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5 Production techniques that UFC can learn from WWE

Harry Kettle
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You just can’t beat WWE’s production

In the modern era of social media, you can get in quite a lot of trouble for speaking your mind. To be more specific, disrespecting a sport or event that a large number of people gravitate towards is a big mistake.

That's one of the many reasons there's this odd underlying tension between WWE and UFC fans and in reality, it doesn't actually make much sense.

The two companies share several similarities and whilst they may not always have the same kind of philosophies, at the end of the day, they have one goal and one objective - satisfy the fans. Oh, and make loads of money, but let's just forget about that one for a second.

In terms of producing the best show possible on a regular basis they both have their pros and their cons, but in terms of specifics, the WWE tends to blow the UFC out of the water more often than not.

A big reason for that is the fact they are a sports entertainment company as opposed to a company solely based on a sport. With that being said, some of the alterations that we're about to suggest aren't really all that outlandish and should be seriously considered by the UFC.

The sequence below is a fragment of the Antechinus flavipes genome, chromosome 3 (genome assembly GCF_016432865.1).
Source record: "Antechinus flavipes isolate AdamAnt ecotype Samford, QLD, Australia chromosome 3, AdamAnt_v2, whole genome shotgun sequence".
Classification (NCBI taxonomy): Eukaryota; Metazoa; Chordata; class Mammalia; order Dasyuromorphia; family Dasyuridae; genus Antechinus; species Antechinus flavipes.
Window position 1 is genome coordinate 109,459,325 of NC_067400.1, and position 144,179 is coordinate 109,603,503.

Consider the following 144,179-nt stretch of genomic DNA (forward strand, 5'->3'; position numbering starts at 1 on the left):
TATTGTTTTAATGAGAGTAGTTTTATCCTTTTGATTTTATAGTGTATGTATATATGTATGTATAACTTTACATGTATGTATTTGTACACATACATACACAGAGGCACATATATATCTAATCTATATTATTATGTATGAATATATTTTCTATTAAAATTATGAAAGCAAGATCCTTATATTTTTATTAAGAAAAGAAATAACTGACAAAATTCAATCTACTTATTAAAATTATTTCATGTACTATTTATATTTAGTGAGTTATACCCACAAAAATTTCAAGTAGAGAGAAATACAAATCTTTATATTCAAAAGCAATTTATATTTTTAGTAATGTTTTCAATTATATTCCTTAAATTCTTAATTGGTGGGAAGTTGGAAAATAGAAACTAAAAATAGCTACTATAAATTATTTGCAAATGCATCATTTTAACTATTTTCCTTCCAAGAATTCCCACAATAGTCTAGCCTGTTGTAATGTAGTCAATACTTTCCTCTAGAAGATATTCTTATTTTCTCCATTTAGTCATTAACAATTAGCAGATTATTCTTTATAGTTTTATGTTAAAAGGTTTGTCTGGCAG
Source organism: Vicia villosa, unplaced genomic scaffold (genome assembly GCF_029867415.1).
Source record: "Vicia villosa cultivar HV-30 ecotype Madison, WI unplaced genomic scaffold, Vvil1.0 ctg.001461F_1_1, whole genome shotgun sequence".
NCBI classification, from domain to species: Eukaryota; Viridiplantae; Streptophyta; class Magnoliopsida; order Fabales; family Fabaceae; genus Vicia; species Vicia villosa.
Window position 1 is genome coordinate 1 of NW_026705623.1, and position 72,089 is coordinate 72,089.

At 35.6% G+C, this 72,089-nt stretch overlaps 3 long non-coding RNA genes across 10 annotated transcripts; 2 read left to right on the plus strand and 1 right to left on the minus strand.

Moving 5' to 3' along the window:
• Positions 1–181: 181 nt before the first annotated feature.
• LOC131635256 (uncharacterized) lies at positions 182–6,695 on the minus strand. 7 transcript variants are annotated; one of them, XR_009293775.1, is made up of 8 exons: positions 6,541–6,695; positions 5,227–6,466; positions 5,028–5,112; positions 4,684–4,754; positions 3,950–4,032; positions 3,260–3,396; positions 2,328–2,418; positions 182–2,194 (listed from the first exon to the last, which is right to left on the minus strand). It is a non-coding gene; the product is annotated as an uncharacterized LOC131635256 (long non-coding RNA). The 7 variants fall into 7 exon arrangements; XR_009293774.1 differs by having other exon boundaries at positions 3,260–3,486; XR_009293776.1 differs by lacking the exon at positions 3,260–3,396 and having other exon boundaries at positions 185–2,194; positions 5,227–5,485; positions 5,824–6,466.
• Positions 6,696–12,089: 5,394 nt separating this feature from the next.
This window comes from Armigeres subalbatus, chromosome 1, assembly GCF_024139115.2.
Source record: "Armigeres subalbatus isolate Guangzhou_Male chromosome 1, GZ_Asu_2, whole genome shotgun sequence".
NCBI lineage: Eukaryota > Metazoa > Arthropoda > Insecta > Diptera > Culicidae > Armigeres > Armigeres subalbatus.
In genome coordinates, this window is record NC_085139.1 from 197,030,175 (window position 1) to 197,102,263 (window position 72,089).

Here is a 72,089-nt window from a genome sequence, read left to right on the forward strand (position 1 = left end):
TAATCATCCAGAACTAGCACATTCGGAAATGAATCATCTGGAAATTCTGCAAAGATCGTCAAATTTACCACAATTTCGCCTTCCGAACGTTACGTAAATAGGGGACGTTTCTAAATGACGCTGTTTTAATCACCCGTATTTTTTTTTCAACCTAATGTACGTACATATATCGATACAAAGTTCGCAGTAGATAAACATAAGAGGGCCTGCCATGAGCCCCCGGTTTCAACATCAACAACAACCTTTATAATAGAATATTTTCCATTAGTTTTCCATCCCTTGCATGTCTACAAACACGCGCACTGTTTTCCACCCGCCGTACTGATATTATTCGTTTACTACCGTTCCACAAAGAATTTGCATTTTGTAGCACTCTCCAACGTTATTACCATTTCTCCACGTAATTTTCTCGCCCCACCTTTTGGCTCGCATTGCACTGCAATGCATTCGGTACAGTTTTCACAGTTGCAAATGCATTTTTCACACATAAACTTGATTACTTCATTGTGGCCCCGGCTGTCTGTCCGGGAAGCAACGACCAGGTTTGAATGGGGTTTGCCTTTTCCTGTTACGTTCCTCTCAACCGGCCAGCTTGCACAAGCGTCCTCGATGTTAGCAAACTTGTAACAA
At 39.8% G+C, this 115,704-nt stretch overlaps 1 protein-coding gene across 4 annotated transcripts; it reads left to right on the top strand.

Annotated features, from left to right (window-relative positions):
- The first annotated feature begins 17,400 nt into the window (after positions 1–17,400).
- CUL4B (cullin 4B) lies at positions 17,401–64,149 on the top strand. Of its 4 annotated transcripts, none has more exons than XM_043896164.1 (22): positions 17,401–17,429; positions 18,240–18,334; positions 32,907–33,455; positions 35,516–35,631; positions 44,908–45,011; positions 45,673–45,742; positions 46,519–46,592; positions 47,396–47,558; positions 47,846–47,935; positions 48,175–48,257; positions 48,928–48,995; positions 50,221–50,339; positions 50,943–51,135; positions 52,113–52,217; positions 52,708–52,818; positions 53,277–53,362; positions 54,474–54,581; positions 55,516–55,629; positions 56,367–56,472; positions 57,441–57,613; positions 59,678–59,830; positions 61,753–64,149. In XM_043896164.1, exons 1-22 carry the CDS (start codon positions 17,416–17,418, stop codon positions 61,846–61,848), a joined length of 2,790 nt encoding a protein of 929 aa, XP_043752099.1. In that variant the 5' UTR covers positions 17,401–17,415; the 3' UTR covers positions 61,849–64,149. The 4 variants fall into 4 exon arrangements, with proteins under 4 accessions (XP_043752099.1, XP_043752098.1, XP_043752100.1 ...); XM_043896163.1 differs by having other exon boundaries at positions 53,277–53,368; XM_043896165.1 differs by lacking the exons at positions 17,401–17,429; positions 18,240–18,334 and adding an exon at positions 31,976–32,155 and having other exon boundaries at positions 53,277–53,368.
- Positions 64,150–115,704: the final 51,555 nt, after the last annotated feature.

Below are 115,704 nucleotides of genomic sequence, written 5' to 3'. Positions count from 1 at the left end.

Who knows, it may improve the product to the point where people love it more so than they did before. So without further ado, here are five production techniques that UFC can learn from WWE.

#1 Vignettes

Before a fight, the UFC put on these nice two to three-minute promos to hype things up. Unfortunately, they pale in comparison to the work and effort that WWE put into their own, as they make things feel a little bit more important. Maybe it's the camera work or the music, but one way or another UFC needs to change things up.

It all feels very lather rinse repeat with the UFC promos, and a big part of that is because you can't really alter the format of two guys or girls in a ring waging war. However, what you can do is take snippets from past fights that link to the one you're trying to promote, change up the interview styles and show the fighters in different settings than we're used to seeing them in.

If you need an example - Jeff Hardy vs Edge at Judgement Day. Watch it.

Now to an old age tradition in the UFC.

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Harry Kettle
22. Wrestling, MMA, Football.
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